The French business community stands strongly against the introduction of mandatory disclosure and considers the scope of rule too wide and far beyond tax fraud and the objective of BEPS.

Indeed, the draft (p.6) states that the main objectives of mandatory disclosure rules as follows: (i) obtaining early information about tax avoidance schemes; (ii) identifying schemes, and the users and promoters of schemes; and  (iii) acting as a deterrent to reduce the promotion and use of avoidance schemes. It also mentions “potentially aggressive or abusive tax planning strategies”.

As the draft is currently drafted, the main concerns can be summarized as follows:

1. The draft goes beyond what was originally envisaged

Disclosure is departing from its true role of information to move towards a penalty system. This would definitely undermine relationship between tax payers and administration which is even more necessary in this context.

2. Disclosure is not appropriate in civil law countries

Risk assessment is a usual practice in common law countries in which off-site audits based on transmitted documents are carried out and it makes sense where on-going dialogue process with tax administration exists: tax auditors have an advisory role. Disclosure is a then way to work in concert and to evaluate the potential risks before they arise.

On the contrary, and logically, it does not exist in most civil law countries, such as France, where on-site audits are conducted and data directly collected in the company. Tight connexion between accounting and taxation in the French system already allows the administration to get a good knowledge of the operations and transactions carried out in the company.

Disclosure would then be assimilated to a request for a tax audit. Extra compliance burden will be imposed on such companies that are actually not submitted to this kind of documentation requirements.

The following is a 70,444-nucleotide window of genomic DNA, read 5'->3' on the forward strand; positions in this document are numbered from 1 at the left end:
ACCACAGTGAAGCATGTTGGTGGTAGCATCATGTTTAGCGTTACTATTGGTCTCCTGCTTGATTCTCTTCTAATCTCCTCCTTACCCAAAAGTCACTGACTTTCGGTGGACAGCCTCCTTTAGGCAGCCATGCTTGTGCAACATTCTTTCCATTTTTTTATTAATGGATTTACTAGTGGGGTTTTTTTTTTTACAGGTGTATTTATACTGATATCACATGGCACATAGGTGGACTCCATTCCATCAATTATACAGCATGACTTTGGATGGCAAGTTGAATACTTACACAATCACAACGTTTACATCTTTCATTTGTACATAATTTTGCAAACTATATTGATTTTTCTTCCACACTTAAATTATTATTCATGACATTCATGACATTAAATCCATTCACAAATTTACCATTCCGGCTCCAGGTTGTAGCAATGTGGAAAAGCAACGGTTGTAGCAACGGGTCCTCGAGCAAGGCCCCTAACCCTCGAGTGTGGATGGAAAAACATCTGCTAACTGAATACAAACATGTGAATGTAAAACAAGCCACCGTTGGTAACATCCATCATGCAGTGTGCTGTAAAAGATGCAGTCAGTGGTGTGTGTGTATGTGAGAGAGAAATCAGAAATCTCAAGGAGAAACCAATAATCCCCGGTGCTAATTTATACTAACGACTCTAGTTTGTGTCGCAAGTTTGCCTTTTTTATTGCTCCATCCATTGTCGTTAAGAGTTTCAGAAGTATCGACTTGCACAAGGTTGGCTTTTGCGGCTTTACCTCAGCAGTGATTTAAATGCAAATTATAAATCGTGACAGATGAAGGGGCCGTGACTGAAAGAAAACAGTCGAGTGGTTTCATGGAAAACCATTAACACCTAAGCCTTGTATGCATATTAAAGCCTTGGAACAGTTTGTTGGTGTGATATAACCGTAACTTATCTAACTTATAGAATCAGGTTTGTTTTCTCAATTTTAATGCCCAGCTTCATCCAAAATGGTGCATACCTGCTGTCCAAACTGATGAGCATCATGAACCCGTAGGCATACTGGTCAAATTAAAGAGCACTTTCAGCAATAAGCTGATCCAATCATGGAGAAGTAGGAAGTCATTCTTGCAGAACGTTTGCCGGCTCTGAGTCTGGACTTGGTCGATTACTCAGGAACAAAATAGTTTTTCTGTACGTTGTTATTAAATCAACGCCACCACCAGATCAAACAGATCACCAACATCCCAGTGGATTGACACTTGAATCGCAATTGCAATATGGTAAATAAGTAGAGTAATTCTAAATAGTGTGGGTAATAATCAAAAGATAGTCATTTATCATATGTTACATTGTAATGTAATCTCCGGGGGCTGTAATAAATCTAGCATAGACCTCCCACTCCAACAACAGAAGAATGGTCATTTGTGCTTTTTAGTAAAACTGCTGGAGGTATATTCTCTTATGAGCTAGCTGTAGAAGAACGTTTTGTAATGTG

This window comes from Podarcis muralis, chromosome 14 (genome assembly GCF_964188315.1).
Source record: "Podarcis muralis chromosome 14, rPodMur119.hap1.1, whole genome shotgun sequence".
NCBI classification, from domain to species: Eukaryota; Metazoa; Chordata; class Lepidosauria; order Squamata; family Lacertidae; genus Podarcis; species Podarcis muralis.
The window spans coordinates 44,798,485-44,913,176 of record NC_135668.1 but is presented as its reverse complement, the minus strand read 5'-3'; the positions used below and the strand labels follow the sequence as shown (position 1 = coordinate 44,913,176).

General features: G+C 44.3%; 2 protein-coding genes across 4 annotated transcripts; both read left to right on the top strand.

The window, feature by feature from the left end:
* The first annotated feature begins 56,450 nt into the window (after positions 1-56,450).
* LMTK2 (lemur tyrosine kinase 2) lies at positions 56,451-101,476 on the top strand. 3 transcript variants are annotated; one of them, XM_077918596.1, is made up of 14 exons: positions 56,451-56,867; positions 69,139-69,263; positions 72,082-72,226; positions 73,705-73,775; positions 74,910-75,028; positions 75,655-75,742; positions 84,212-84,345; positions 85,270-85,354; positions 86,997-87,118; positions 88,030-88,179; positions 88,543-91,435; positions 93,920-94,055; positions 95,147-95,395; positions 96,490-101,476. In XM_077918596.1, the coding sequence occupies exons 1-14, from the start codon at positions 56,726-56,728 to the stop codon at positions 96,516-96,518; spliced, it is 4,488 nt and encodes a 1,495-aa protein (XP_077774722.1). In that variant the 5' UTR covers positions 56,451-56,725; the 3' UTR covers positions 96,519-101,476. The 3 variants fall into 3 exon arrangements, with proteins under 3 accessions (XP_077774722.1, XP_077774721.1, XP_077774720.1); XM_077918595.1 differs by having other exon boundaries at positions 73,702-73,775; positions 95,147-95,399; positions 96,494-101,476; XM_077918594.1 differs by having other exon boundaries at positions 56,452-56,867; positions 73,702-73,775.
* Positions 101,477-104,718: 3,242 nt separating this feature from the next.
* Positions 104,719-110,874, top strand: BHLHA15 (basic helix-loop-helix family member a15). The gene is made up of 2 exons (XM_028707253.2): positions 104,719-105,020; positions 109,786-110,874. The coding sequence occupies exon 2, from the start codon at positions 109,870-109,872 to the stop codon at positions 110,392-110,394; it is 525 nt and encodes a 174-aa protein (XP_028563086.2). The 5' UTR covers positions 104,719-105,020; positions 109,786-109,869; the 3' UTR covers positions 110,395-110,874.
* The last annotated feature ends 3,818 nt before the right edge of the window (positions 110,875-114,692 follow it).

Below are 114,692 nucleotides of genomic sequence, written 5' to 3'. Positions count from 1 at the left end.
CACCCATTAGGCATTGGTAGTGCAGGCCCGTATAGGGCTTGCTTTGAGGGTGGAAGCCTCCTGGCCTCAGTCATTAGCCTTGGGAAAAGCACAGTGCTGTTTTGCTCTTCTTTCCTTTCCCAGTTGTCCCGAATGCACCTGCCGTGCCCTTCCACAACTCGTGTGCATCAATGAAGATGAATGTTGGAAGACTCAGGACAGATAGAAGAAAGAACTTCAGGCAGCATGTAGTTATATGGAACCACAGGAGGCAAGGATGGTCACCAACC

Besides, according to BEPS, business would be subject to two risk assessments: Country by Country Report and disclosure. Both are new for many groups and therefore the balance between additional compliance costs to taxpayers with the benefits for tax administrations is questioned.

Finally, more information on the articulation of these two assessment tools is welcomed. 

3. This draft appears as a transposition of the Anglo-Saxon rules which do not correspond to the general principles of French law. Consequently, possible regulatory or constitutional issues may arise:

a. Lack of clarity of the rules: clarity is the corner stone in comprehension for taxpayers and appropriate implementation for tax administrations. A “tax benefit” which could either be the main or one of the main purposes (§81) or a “material impact” are definitely not sufficient enough to meet this clarity requirement.

As for France, the French Constitutional Court has rejected a proposal of disclosure of tax schemes included in the finance bill for 2014[1] for lack of accessibility and comprehensibility of the law: in other words, the project was considered to be unclear and ambiguous creating an excessive legal uncertainty for taxpayers and a risk of arbitrary application of the law by tax the administration.